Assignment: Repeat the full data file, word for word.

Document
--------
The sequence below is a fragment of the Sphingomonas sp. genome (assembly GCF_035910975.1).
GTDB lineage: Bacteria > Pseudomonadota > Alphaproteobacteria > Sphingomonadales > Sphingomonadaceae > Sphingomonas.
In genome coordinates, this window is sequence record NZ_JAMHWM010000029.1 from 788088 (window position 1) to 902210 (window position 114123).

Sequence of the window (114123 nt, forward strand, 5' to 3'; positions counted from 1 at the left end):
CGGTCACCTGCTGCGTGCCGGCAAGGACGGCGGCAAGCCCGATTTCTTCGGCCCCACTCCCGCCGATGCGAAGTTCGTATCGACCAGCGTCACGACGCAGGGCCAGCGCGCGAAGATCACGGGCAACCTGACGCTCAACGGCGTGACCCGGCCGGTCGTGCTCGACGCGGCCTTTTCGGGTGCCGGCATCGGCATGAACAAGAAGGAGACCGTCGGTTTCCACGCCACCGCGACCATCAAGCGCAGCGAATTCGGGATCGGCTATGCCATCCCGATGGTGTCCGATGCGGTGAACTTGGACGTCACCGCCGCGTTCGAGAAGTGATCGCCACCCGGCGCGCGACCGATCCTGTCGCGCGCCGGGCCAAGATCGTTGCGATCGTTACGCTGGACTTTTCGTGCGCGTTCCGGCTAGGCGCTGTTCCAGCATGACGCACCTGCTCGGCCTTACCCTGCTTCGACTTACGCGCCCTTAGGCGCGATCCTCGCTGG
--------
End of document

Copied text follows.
The sequence below is a fragment of the Sphingomonas sp. genome (assembly GCF_035910975.1).
GTDB lineage: Bacteria > Pseudomonadota > Alphaproteobacteria > Sphingomonadales > Sphingomonadaceae > Sphingomonas.
In genome coordinates, this window is sequence record NZ_JAMHWM010000029.1 from 788088 (window position 1) to 902210 (window position 114123).

Sequence of the window (114123 nt, forward strand, 5' to 3'; positions counted from 1 at the left end):
CGGTCACCTGCTGCGTGCCGGCAAGGACGGCGGCAAGCCCGATTTCTTCGGCCCCACTCCCGCCGATGCGAAGTTCGTATCGACCAGCGTCACGACGCAGGGCCAGCGCGCGAAGATCACGGGCAACCTGACGCTCAACGGCGTGACCCGGCCGGTCGTGCTCGACGCGGCCTTTTCGGGTGCCGGCATCGGCATGAACAAGAAGGAGACCGTCGGTTTCCACGCCACCGCGACCATCAAGCGCAGCGAATTCGGGATCGGCTATGCCATCCCGATGGTGTCCGATGCGGTGAACTTGGACGTCACCGCCGCGTTCGAGAAGTGATCGCCACCCGGCGCGCGACCGATCCTGTCGCGCGCCGGGCCAAGATCGTTGCGATCGTTACGCTGGACTTTTCGTGCGCGTTCCGGCTAGGCGCTGTTCCAGCATGACGCACCTGCTCGGCCTTACCCTGCTTCGACTTACGCGCCCTTAGGCGCGATCCTCGCTGG